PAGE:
You cannot overstate the importance of the primary attachment relationship. As foster children, that is the thing we lost -- having one person in our lives who puts our well-being above all other considerations. It’s a staggering loss. And in adulthood, we have to create that in ourselves, for ourselves. It’s a tremendous amount of work -- years of work, really. In adulthood, your partner becomes the primary attachment figure. Things get complicated because adult relationships are often based on a template set up in childhood -- and if you had an abandoning or abuse primary attachment figure in childhood, you often are attracted to people who will reproduce that experience for you in adulthood. It’s a terrible cycle that requires a lot of emotional and psychological awareness to heal. But it can be done.
Baloo: Pajama Program says "Good nights for good days." What happens when you don't get a good night's rest, and how do you recover and remedy that?
I’m a world-class napper! One of those people who can close my eyes and “sleep” for six or seven or twelve minutes. I let myself fall just below the level of consciousness -- then wake up, almost on cue. It’s like taking a shower for my brain. A total reset. I take a nap almost every day time permits me to take one. And for the record, that’s a lot of days… :)
Baloo: What are three things you know now, that you wish you had known when you were younger, and would share with anyone who is still trying to find their way?
Doing the work to heal your trauma -- and even people with “normal” childhoods have trauma -- is the single most important thing you can do to have a great life. The career you want, the partner you want, the happy, healthy children you want -- it all starts with your own inner emotional life. Because our lives tend to look on the outside how we feel on the inside.
“Be gentle with yourself. Discipline isn’t the same thing as punishment. Discipline is asking yourself to be faithful to your greater goals and to take actions consistently that are aligned with those goals.”
Second, be gentle with yourself. Discipline isn’t the same thing as punishment. Discipline is asking yourself to be faithful to your greater goals and to take actions consistently that are aligned with those goals. Punishment is being mean to yourself -- physically, verbally, or emotionally -- in order to make yourself be a certain way. It doesn’t work!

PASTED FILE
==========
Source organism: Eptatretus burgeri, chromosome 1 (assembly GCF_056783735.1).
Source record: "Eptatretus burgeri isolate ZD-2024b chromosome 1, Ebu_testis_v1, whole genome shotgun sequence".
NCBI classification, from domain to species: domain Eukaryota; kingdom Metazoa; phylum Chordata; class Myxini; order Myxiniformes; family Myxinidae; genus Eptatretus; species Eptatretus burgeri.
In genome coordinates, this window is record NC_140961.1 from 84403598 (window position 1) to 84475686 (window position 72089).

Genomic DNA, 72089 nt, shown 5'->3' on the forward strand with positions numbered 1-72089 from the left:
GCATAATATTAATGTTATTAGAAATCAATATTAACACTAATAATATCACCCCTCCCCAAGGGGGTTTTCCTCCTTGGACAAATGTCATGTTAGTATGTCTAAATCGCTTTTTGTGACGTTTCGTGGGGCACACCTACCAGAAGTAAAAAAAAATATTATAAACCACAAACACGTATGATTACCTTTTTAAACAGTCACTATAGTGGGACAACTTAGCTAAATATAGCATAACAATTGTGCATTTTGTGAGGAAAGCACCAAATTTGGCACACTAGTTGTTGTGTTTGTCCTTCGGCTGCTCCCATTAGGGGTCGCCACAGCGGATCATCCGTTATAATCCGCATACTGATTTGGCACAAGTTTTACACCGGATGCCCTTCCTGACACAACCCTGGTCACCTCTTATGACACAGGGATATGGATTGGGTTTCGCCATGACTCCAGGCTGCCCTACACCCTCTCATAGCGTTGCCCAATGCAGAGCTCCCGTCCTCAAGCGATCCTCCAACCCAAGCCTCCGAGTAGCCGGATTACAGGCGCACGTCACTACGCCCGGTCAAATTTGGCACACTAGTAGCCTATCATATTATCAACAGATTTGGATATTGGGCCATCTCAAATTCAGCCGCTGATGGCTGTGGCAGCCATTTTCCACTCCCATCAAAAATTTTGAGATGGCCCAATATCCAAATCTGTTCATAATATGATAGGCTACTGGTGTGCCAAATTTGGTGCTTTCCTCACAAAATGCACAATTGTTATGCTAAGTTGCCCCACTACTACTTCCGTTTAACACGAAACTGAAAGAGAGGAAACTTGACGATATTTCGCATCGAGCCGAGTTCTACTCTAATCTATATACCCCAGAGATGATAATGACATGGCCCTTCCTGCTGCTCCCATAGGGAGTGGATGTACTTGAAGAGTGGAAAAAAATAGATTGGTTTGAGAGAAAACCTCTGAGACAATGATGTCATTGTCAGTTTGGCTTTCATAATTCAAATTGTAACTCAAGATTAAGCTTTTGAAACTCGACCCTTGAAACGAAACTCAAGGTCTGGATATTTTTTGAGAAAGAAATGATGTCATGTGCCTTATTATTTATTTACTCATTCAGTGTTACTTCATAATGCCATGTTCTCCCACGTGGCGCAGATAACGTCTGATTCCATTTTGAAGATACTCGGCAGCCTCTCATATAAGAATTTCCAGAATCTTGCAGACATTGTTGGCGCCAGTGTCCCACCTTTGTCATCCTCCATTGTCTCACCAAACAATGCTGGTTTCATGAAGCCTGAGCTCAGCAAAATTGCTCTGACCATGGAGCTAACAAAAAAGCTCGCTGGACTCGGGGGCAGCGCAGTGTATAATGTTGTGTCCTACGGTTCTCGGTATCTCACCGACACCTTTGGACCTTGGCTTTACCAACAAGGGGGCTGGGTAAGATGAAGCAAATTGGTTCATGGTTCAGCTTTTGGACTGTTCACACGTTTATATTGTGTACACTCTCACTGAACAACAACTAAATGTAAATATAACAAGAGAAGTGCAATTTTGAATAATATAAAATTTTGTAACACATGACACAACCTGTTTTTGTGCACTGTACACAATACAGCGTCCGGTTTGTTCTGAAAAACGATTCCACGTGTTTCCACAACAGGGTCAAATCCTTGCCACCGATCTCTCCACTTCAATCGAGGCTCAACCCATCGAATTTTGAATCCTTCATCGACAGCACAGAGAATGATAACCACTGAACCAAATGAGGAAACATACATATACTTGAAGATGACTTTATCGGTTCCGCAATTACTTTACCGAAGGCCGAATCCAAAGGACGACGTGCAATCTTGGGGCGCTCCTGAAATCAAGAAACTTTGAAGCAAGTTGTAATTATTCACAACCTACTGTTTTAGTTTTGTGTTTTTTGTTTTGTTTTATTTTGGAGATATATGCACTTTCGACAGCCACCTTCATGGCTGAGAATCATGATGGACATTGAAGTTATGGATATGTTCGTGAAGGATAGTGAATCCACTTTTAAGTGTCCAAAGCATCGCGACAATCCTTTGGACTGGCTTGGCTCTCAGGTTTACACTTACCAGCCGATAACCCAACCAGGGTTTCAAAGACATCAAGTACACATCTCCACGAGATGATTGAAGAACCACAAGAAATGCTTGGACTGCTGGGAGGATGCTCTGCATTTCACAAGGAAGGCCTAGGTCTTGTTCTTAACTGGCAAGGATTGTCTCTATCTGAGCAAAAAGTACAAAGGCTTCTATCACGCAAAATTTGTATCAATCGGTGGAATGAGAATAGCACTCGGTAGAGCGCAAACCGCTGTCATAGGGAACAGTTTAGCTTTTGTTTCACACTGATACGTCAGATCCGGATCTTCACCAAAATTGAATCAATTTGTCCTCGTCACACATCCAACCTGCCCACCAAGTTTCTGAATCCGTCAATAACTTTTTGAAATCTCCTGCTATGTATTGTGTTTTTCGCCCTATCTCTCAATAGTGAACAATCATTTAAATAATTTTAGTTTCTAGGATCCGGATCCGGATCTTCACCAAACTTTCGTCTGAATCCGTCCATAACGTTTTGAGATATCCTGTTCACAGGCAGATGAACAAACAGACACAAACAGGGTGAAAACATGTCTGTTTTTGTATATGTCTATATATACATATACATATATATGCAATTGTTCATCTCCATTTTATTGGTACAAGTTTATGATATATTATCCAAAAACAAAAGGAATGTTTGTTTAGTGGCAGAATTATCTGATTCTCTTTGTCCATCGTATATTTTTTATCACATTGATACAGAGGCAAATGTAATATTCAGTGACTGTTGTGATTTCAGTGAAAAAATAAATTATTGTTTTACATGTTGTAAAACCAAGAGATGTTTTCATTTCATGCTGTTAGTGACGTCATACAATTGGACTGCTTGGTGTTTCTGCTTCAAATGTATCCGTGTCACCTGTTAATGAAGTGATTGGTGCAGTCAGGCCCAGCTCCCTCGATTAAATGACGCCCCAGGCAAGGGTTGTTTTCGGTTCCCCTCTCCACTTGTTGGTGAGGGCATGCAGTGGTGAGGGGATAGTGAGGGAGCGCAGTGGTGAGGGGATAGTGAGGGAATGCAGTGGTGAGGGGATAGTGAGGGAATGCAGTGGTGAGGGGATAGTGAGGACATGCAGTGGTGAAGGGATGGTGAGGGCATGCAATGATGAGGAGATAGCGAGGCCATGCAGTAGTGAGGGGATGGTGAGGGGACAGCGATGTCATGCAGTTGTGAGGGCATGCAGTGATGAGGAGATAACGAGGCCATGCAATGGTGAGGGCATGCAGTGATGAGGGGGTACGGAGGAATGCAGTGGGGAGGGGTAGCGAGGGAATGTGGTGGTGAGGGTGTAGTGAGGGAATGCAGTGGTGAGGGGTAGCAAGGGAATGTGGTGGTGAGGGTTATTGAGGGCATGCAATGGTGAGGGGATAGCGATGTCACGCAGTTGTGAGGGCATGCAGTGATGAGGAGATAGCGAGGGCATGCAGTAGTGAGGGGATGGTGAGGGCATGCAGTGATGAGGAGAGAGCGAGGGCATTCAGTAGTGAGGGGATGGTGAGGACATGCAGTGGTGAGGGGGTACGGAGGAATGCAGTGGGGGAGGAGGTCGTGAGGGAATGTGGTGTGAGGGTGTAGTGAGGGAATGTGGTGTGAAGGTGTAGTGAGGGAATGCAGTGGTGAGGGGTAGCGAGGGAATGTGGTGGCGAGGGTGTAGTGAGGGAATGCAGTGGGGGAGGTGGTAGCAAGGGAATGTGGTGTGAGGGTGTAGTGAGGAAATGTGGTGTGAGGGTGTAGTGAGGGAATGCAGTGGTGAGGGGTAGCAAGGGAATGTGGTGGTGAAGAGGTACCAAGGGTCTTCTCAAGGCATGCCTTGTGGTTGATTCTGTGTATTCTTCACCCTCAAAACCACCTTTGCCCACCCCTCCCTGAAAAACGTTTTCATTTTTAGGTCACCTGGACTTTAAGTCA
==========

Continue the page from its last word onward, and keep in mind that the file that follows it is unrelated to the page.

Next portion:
Third, it’s all about the journey. No one ever “arrives” anywhere! Even as I have accomplished the big life goals I wanted as a child -- my own home, a career that allows me some security, a happy child I’m able to take good care of -- I still have big things I am working on as a result of my childhood. This doesn’t mean I’ve failed or I’m “not there yet”. It means I’m engaged in the learning, growing life process! Learning is living. And being alive is great.
Written by Tracy McMillan
Tracy McMillan is a relationship expert, author and award-winning television writer. Books she’s authored include her memoir, I Love You and I'm Leaving You Anyway, and her debut novel, You'll Know It When You See It. Writing credits include shows such as Mad Men and Necessary Roughness. She's in front of the camera as a relationship expert on numerous shows including OWN’s Family or Fiancé and Oprah's Super Soul Sunday, and is the author of The Huffington Post's fourth most-read post of all time, Why You're Not Married. Tracy grew up in foster care, and speaks openly about how it affected her life -- and what it took to overcome the many challenges it brought to her. Tracy shares her personal stories to empower others, often with a comedic spin; follow for more @tracymcmillan.
Pajama Program is a national 501(c)(3) nonprofit organization that supports a comforting bedtime routine for children to help them thrive. Since 2001, Pajama Program has provided over 6 million cozy pajamas and inspiring storybooks to children nationwide who are experiencing challenges beyond their control, as well as critical resources for caregivers to support children at bedtime. Through their network of 4,000 Community Partners, 60+ volunteer Chapter Presidents, and Reading Centers in New York and Atlanta, Pajama Program’s goal is to create “good nights for good days” for all children, everywhere.
Baloo Living is proud to support Pajama Program. Every time we receive a review or tag on social media (@balooliving) we contribute $5 to provide new pajamas and books for children.